Enabling Innovation for CFD Simulations, Thanks to Ansys and AWS – High-Performance Computing News Analysis | insideHPC

Enabling Innovation for CFD Simulations, Thanks to Ansys and AWS - High-Performance Computing News Analysis | insideHPC

By Asmaa Lapouge, Cloud Product Marketing Manager, Ansys

Computational fluid dynamics (CFD) is the science of predicting fluid flow, heat and mass transfer, chemical reactions, and related phenomena. It helps engineers design products in which the flow of fluid components is a major challenge. Some of the applications include conjugate heat transfer, turbomachinery, fluid-structure interaction, combustion, and multiphase simulation, among many others.  

A CFD analysis can provide engineers with detailed information on fluid flow behavior such as distribution of pressure, velocity, and temperature. It’s used in all stages of the engineering process, from the conceptual studies of new designs to detailed product development and optimization.  

CFD simulations are highly computationally expensive and time consuming, as they require large complex models to solve on a traditional workstation. As innovation is moving at lightning speed, leveraging the power of cloud may help engineers to focus on what matters the most: designing better products faster. In fact, the cloud eliminates the hardware barrier, so designers only need to focus on CFD simulations. It also allows engineers to scale up and down and to access burst capacity to meet their deadlines.  

Small changes can make the difference.

The need for speed is critical on the water, and small changes can make the difference between first and last place. Emirates Team New Zealand used Ansys fluid and structural simulation technology to develop and test virtual prototypes of its yacht, minimizing the need for costly and time-intensive physical prototypes. The team evaluated thousands of operating conditions per design to analyze the vessel’s performance and make engineering and design improvements before ever entering the water.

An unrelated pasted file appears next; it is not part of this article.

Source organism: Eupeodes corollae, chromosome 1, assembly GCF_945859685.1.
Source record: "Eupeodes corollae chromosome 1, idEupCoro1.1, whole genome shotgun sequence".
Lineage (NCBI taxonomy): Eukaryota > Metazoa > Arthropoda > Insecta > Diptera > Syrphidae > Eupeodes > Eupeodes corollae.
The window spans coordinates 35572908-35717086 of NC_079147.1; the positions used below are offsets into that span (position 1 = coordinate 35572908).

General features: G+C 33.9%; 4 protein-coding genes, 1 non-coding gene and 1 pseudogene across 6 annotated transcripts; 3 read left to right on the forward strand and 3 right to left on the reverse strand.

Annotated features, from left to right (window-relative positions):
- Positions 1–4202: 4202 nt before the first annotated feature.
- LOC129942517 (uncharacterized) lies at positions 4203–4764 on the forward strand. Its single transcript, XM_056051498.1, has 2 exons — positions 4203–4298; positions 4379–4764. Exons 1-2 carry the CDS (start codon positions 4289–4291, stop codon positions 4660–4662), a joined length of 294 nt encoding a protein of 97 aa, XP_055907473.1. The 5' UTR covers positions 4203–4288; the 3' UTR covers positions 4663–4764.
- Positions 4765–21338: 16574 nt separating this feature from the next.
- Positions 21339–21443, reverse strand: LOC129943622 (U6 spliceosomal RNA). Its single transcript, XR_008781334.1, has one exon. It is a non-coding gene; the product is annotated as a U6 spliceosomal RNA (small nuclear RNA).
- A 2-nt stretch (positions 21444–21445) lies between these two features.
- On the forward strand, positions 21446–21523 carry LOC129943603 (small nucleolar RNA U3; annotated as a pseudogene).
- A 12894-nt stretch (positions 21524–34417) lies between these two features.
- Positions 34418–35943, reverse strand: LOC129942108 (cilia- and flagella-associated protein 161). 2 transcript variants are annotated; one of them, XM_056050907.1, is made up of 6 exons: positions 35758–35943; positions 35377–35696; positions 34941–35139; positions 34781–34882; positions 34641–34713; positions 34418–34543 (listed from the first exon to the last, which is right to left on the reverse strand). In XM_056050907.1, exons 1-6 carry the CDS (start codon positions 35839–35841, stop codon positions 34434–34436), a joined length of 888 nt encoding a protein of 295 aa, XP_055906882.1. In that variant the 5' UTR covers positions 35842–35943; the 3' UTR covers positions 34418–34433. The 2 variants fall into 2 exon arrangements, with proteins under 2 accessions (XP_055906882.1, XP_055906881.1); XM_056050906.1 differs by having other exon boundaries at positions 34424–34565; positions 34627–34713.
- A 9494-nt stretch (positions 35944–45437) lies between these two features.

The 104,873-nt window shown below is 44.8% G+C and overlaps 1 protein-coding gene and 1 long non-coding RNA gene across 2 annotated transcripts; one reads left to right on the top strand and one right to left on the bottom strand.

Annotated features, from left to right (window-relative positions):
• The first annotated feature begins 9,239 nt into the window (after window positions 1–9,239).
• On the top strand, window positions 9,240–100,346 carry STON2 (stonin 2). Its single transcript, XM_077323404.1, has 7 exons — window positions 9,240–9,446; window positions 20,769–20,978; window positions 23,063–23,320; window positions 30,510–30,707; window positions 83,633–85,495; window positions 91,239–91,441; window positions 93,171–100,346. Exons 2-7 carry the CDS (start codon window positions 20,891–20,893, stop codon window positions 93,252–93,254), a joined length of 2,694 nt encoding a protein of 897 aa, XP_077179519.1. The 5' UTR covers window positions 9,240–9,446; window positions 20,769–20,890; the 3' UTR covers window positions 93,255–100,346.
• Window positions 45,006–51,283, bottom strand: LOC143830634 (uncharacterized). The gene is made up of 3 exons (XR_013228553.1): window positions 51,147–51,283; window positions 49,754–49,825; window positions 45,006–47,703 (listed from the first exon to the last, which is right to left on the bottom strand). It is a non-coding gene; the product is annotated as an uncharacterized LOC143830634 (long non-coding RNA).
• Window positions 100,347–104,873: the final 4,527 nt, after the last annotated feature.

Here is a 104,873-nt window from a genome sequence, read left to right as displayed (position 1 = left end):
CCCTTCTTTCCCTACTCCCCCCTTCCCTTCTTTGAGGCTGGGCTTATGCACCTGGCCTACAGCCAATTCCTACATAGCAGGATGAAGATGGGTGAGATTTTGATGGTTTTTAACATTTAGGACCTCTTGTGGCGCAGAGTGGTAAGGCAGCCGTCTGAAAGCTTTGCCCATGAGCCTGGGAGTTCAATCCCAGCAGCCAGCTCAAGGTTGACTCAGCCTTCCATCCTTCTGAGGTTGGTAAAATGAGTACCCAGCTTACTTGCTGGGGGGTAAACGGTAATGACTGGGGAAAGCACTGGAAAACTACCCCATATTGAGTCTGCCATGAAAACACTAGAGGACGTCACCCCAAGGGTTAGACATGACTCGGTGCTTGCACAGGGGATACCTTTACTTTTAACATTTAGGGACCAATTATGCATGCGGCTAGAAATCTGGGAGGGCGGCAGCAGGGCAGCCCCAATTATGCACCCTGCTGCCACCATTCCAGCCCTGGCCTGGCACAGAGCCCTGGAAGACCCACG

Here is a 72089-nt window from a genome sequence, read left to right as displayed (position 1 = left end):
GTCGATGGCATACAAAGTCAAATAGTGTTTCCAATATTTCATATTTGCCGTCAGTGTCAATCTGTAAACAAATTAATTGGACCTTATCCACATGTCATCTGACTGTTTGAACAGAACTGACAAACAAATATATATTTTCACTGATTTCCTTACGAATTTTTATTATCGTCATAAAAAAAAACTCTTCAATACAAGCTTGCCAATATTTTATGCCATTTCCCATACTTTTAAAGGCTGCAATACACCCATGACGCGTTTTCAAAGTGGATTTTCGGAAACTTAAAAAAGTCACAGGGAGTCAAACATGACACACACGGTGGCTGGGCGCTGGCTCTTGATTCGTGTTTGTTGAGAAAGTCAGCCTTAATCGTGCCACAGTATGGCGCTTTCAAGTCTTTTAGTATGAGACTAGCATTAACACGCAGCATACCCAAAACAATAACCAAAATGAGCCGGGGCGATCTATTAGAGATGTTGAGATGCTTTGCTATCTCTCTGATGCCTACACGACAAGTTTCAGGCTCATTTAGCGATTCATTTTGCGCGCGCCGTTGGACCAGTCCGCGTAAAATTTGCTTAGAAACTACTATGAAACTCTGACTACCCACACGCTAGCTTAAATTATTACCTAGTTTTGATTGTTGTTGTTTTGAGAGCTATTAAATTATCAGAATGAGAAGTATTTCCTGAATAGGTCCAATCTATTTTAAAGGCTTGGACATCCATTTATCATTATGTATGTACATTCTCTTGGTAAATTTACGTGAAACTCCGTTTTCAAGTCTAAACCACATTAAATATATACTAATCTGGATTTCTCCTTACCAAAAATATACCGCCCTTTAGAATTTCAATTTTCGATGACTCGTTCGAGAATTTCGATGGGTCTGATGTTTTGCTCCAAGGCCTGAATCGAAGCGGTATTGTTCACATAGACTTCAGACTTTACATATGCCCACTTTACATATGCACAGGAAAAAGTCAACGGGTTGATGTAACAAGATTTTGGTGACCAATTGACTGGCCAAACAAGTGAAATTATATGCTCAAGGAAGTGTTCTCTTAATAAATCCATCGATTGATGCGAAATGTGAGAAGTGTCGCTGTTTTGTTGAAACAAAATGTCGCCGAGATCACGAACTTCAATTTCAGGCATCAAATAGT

Rather than traditional sails, today’s cup-class yachts are built with wings that transfer wind into forward momentum. Emirates Team New Zealand used an exclusively simulation-driven development process to optimize the wing’s geometry and structure, ensuring ultimate performance and speed while using as little energy as possible. 

Using the integrated suite of Ansys solvers, including fluids, structural and composites simulation, Emirates Team New Zealand designed a craft that provided accurate and fast control while remaining within weight targets. The simulation and subsequent optimization proved successful, as the team repeatedly achieved flawless, 100% fly times during races. 

Steve Collie, Aerodynamics Coordinator for Emirates Team New Zealand, confirmed that for nearly 25 years, the team relied on engineering simulation via Ansys to optimize the performance of their yachts both above and below the water. Today they’re running more and more simulations, as well as computationally larger simulations, as they look at the yacht as an integrated system and perfect the smallest design details such as dynamic changes in sail shape.  

Some of their meshes exceed 50 million cells, which was putting a strain on their internal computing cluster. Recently the team made the decision to supplement their cluster with Ansys Gateway powered by AWS. When compared to their internal cluster, Emirates Team New Zealand can scale up on demand to many times the simulation throughput when using Ansys Gateway powered by AWS and Amazon EC2 HPC6a instances. As a result, they can significantly accelerate their design for the 2024 America’s Cup. 

This content was originally published here.